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UK Police Deploy Homemade Mobile Fingerprint Scanners

The UK Metropolitan Police Service — the Met, the UK’s largest police force and one of the largest in the world — has introduced a new portable fingerprint scanner. This is not the first portable scanner used by the Met, but differs from the earlier option by being developed in-house.

The UK Metropolitan Police Service — the Met, the UK’s largest police force and one of the largest in the world — has introduced a new portable fingerprint scanner. This is not the first portable scanner used by the Met, but differs from the earlier option by being developed in-house.

Known as INK (identity not known), it combines software produced in-house by Met staff with an Android mobile phone paired with a Cross Match Technologies fingerprint reader. The device communicates securely with the Home Office Biometric Services Gateway (BSG), which then searches the Criminal Records Office (IDENT1) and immigration enforcement (IABS) databases.

If a suspect has a criminal record, the Met says, or is known to immigration enforcement, his or her identity can be confirmed at the roadside. An officer, with relevant access levels, can also use the device to check the Police National Computer to establish if they are currently wanted for any outstanding offences. 

The statement made it clear that all fingerprints taken on the device are deleted automatically once the officer logs off the device. The 2017 Vault 7 CIA documents leaked by WikiLeaks seem to indicate that the CIA used a tool called ExpressLane to surreptitiously collect biometric data recorded by other Cross Match devices in the U.S.

Miami-based Cross Match Technologies provides biometric management systems to law enforcement and governments. In 2011 it was reported that a Cross Match device was used to identify Osama Bin Laden, allowing then president Obama to announce his death.

UK Met Police Fingerprint scanner

For now, the Met devices cannot be used to increase the size of the national fingerprint database regardless of whether the subject is convicted of a crime. However, there seems little to prevent this development in the future.

The Police and Criminal Evidence Act 1984 (PACE) allows fingerprints to be taken if a constable reasonably suspects the subject of committing or attempting to commit an offence, or they have committed or attempted to commit an offence, and: the name of the person is unknown to, and cannot be readily ascertained by, the constable — or if the constable has reasonable grounds for doubting whether a name given by the person is their real name.

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Again under PACE, fingerprints may be stored by the police for 2-3 years (more if the courts grant an extension) or indefinitely if the subject is subsequently convicted of an offense. However, it is worth noting that European attitudes towards fingerprinting are changing. In April 2018, the European Commission proposed that all identity cards held by European citizens should be required to include a digital image of the holder’s fingerprints.

The driving force behind the new scanners is, however economy of both police funds and officers’ time. Project lead Superintendent Adrian Hutchinson, explained, “Mobile identification technology helps officers to do their jobs efficiently and effectively. For example, if police stop a driver for a traffic violation but the driver has no documents on him and the car is registered to another person officers may not be happy that the name given is correct. INK can allow them to confirm the identity to allow the service of a summons, rather than arrest them and take them to a police station where they then confirm their identity. Also, if the person is wanted for other offences, this device will allow us to establish this at the point they are stopped.”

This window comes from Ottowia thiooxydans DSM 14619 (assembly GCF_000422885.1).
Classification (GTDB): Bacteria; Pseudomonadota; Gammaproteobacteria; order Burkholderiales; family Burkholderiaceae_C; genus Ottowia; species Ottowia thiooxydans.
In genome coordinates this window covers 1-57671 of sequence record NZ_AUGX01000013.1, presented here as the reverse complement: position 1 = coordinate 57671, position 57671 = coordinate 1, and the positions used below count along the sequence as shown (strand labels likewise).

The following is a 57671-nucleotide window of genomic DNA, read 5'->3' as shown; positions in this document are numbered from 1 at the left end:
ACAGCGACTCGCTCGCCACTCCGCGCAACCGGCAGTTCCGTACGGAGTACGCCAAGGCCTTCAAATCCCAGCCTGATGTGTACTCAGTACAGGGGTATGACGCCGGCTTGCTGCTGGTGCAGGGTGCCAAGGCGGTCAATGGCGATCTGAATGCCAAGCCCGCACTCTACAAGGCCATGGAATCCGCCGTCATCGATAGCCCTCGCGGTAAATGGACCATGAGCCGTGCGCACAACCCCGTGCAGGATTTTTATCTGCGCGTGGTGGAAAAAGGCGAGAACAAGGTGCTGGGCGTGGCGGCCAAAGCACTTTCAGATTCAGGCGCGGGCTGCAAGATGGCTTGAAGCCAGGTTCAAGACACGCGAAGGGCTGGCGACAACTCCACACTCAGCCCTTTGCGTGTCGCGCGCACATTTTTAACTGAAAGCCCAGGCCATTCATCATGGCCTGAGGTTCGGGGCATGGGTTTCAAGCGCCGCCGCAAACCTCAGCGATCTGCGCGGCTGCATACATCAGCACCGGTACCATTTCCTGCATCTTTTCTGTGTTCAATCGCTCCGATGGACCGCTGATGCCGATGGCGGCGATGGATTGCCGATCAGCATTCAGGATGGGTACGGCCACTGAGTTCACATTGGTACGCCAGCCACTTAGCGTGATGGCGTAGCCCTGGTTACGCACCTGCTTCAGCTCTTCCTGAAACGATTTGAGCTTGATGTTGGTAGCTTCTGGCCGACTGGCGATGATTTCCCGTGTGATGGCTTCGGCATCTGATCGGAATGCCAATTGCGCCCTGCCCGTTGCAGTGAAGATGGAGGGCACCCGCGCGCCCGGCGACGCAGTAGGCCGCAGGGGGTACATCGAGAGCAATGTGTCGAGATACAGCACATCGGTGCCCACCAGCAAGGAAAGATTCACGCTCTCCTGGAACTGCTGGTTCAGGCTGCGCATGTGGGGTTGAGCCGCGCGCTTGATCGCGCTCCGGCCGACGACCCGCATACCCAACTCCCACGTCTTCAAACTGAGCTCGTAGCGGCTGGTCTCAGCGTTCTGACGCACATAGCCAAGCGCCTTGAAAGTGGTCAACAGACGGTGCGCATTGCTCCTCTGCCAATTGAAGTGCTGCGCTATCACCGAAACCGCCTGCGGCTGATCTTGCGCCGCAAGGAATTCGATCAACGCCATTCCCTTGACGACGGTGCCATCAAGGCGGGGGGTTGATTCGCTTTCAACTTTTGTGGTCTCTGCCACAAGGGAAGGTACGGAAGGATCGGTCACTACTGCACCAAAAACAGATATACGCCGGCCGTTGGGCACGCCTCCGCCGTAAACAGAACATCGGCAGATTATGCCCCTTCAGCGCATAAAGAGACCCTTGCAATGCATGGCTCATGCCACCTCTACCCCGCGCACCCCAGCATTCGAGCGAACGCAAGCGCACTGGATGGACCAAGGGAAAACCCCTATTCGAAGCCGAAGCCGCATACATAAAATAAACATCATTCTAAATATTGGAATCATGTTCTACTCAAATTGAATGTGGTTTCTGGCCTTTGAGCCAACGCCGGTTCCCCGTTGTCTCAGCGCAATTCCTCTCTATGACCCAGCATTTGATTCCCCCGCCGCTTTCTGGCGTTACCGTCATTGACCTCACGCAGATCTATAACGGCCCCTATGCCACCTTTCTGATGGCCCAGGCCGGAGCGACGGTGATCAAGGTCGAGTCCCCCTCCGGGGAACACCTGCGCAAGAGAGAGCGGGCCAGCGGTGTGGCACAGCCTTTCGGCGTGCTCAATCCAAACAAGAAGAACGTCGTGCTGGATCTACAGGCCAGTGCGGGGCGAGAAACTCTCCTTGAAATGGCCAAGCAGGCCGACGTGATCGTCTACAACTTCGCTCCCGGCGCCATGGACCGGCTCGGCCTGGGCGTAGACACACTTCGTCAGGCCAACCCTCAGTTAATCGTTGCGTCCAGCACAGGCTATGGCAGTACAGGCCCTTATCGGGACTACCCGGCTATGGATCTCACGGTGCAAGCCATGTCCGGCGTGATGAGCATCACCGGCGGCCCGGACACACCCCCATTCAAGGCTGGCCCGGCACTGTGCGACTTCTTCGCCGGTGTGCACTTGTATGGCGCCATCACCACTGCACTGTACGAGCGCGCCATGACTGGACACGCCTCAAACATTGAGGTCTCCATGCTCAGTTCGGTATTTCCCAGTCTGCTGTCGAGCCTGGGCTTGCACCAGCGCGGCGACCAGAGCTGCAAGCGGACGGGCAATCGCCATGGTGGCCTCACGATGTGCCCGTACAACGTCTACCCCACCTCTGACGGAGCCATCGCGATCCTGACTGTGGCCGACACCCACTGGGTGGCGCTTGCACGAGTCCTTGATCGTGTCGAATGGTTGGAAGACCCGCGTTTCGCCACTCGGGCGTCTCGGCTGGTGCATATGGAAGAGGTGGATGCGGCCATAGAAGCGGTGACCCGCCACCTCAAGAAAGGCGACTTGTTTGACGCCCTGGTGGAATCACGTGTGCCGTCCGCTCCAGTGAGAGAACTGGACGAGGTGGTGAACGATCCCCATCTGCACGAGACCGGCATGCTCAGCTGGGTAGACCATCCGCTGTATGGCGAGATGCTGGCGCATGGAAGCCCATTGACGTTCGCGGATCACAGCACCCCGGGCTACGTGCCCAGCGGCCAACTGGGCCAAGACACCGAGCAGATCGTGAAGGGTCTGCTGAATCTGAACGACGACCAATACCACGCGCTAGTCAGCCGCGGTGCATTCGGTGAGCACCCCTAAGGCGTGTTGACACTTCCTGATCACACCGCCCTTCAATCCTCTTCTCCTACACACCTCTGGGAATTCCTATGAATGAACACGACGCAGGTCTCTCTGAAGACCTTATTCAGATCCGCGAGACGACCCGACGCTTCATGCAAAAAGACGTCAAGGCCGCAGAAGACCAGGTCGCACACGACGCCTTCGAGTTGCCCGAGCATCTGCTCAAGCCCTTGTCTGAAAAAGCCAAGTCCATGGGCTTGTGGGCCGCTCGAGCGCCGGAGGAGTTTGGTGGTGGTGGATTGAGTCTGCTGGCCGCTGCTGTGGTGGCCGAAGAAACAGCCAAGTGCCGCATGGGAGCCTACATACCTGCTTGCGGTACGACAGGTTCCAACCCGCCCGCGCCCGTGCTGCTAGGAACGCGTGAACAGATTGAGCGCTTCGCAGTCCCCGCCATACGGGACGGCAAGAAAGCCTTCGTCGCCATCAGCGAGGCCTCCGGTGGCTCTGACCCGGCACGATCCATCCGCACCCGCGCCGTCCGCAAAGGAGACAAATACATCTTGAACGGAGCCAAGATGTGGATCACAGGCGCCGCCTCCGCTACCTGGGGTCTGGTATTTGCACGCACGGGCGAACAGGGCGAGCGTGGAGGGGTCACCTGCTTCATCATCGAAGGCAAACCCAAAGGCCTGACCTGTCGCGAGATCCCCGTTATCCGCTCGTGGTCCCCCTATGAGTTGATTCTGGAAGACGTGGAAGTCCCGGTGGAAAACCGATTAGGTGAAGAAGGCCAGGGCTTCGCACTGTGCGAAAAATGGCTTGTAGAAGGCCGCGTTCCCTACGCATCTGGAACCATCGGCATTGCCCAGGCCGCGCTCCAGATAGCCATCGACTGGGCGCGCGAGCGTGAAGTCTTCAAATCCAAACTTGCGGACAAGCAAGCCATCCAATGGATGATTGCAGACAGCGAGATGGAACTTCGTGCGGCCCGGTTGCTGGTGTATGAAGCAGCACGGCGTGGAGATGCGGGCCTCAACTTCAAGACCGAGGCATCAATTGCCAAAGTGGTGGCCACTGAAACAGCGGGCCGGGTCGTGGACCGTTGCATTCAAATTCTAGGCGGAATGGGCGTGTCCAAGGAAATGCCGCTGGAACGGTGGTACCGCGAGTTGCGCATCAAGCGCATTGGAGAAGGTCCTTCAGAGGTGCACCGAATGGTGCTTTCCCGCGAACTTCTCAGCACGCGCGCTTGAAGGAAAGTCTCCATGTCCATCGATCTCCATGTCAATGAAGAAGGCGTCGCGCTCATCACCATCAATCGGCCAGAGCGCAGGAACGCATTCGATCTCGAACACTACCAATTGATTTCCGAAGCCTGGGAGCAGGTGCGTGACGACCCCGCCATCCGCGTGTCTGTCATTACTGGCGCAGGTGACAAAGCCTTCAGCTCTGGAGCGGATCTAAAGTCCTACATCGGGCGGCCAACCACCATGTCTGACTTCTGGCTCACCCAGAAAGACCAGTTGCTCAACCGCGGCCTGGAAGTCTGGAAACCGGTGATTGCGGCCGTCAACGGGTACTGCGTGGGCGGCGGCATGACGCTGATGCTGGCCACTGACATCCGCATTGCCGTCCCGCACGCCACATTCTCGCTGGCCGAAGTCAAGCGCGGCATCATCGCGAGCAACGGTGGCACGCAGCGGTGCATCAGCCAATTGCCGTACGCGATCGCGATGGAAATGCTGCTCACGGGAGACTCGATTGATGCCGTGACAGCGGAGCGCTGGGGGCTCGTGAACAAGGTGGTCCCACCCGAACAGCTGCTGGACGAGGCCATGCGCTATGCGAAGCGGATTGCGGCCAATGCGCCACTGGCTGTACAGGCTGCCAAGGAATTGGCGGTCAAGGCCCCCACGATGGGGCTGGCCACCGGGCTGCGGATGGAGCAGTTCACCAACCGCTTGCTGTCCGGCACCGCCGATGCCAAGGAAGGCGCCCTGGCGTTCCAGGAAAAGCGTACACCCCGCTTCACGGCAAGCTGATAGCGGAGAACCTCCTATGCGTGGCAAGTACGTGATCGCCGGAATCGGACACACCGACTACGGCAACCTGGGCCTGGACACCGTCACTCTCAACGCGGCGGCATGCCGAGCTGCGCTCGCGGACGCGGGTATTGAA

The reduced cost of the new devices will allow the Met to increase their usage from less than 100 to 600 devices in the field, to be rolled out over the next six months. It is believed that the failure rate for a scanned fingerprint is around one in 7,000.

It is not immediately clear whether this is the same device that was described by the West Yorkshire Police earlier this year. On 10 February, the Home Office announced, “An app on an officer’s phone, combined with a handheld scanner, will mean police will be able to check fingerprints against both criminal and immigration records by connecting to the two live databases (IDENT1 and IABS) via the new Biometric Services Gateway… It is expected that another 20 forces across the country will roll out the system by the end of this year.”

A Westminster press conference that would answer such details, scheduled for Tuesday was canceled following an incident at Westminster on Monday evening. A vehicle was driven at speed into crash barriers outside the Houses of Parliament, injuring several pedestrians and cyclists. It is being treated as terror-related and investigated by the Met’s counter-terrorism police — who have said that the identity of the driver is not yet confirmed.

Related: Can Biometrics Solve the Authentication Problem? 

Written By

Kevin Townsend is a Senior Contributor at SecurityWeek. He has been writing about high tech issues since before the birth of Microsoft. For the last 15 years he has specialized in information security; and has had many thousands of articles published in dozens of different magazines – from The Times and the Financial Times to current and long-gone computer magazines.

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